This article provides information on the following methods of producing electricity:
- Static (friction)
- Induction (magnetism)
- Piezoelectric (pressure)
- Thermal (heat)
- Thermionic emission
Chemicals can be combined with certain metals to cause a chemical reaction that will transfer electrons to produce electrical energy. This process works on the electrochemistry principle.
One example of this principle is the voltaic chemical cell, shown in Figure 11. A chemical reaction produces and maintains opposite charges on two dissimilar metals that serve as the positive and negative terminals. The metals are in contact with an electrolyte solution. Connecting together more than one of these cells will produce a battery.
Figure 11 Voltaic Chemical Cell
Example: A battery can maintain a potential difference between its positive and negative terminals by chemical action.
Atoms with the proper number of electrons in orbit around them are in a neutral state, or have a “zero charge.” A body of matter consisting of these atoms will neither attract nor repel other matter that is in its vicinity. If electrons are removed from the atoms in this body of matter, as happens due to friction when one rubs a glass rod with a silk cloth, it will become electrically positive as shown in Figure 12.
If this body of matter (e.g., glass rod) comes near, but not in contact with, another body having a normal charge, an electric force is exerted between them because of their unequal charges. The existence of this force is referred to as static electricity or electrostatic force.
Figure 12 Static Electricity
Example: Have you ever walked across a carpet and received a shock when you touched a metal door knob? Your shoe soles built up a charge by rubbing on the carpet, and this charge was transferred to your body. Your body became positively charged and, when you touched the zero-charged door knob, electrons were transferred to your body until both you and the door knob had equal charges.
A generator is a machine that converts mechanical energy into electrical energy by using the principle of magnetic induction. Magnetic induction is used to produce a voltage by rotating coils of wire through a stationary magnetic field, as shown in Figure 13, or by rotating a magnetic field through stationary coils of wire. This is one of the most useful and widely employed applications of producing vast quantities of electric power.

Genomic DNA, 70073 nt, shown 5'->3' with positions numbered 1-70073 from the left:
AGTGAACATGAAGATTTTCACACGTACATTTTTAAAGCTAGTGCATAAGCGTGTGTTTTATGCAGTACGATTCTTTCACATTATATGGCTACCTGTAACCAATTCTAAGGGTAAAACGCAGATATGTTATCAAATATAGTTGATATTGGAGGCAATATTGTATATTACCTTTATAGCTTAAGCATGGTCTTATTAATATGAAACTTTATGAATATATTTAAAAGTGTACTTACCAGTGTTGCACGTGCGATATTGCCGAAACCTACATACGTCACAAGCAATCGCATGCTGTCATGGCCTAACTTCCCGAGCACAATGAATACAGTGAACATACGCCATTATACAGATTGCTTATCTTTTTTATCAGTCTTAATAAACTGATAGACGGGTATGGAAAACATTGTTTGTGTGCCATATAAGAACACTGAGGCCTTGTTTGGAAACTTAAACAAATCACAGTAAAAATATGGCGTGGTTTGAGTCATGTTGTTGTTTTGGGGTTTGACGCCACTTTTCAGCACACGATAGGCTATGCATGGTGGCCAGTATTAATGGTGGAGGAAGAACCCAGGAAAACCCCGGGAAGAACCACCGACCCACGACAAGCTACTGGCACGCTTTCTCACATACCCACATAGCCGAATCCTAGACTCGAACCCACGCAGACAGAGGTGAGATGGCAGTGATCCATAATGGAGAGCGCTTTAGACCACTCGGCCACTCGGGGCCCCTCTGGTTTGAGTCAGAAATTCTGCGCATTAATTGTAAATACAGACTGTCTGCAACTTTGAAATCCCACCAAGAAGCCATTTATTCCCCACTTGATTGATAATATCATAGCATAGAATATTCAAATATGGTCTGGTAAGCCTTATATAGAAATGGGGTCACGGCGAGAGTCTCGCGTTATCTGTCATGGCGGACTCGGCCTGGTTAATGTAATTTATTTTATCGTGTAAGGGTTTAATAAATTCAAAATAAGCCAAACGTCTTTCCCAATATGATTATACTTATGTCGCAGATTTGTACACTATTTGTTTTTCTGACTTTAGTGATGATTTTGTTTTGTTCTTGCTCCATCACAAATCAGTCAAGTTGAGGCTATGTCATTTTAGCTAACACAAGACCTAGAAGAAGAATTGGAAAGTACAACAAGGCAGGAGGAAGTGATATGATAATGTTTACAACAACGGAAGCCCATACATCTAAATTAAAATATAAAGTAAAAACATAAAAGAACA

Figure 13 – Generator – Electromagnetic Induction
By applying pressure to certain crystals (such as quartz or Rochelle salts) or certain ceramics (like barium titanate), electrons can be driven out of orbit in the direction of the force. Electrons leave one side of the material and accumulate on the other side, building up positive and negative charges on opposite sides, as shown in Figure 14.
When the pressure is released, the electrons return to their orbits. Some materials will react to bending pressure, while others will respond to twisting pressure. This generation of voltage is known as the piezoelectric effect. If external wires are connected while pressure and voltage are present, electrons will flow and current will be produced. If the pressure is held constant, the current will flow until the potential difference is equalized.
When the force is removed, the material is decompressed and immediately causes an electric force in the opposite direction. The power capacity of these materials is extremely small. However, these materials are very useful because of their extreme sensitivity to changes of mechanical force.
Figure 14 Pressure Applied to Certain Crystals Produces an Electric Charge
Example: One example is the crystal phonograph cartridge that contains a Rochelle salt crystal. A phonograph needle is attached to the crystal. As the needle moves in the grooves of a record, it swings from side to side, applying compression and decompression to the crystal. This mechanical motion applied to the crystal generates a voltage signal that is used to reproduce sound.
Some materials readily give up their electrons and others readily accept electrons. For example, when two dissimilar metals like copper and zinc are joined together, a transfer of electrons can take place. Electrons will leave the copper atoms and enter the zinc atoms. The zinc gets a surplus of electrons and becomes negatively charged. The copper loses electrons and takes on a positive charge.
This creates a voltage potential across the junction of the two metals. The heat energy of normal room temperature is enough to make them release and gain electrons, causing a measurable voltage potential. As more heat energy is applied to the junction, more electrons are released, and the voltage potential becomes greater, as shown in Figure 15. When heat is removed and the junction cools, the charges will dissipate and the voltage potential will decrease. This process is called thermoelectricity. A device like this is generally referred to as a “thermocouple.”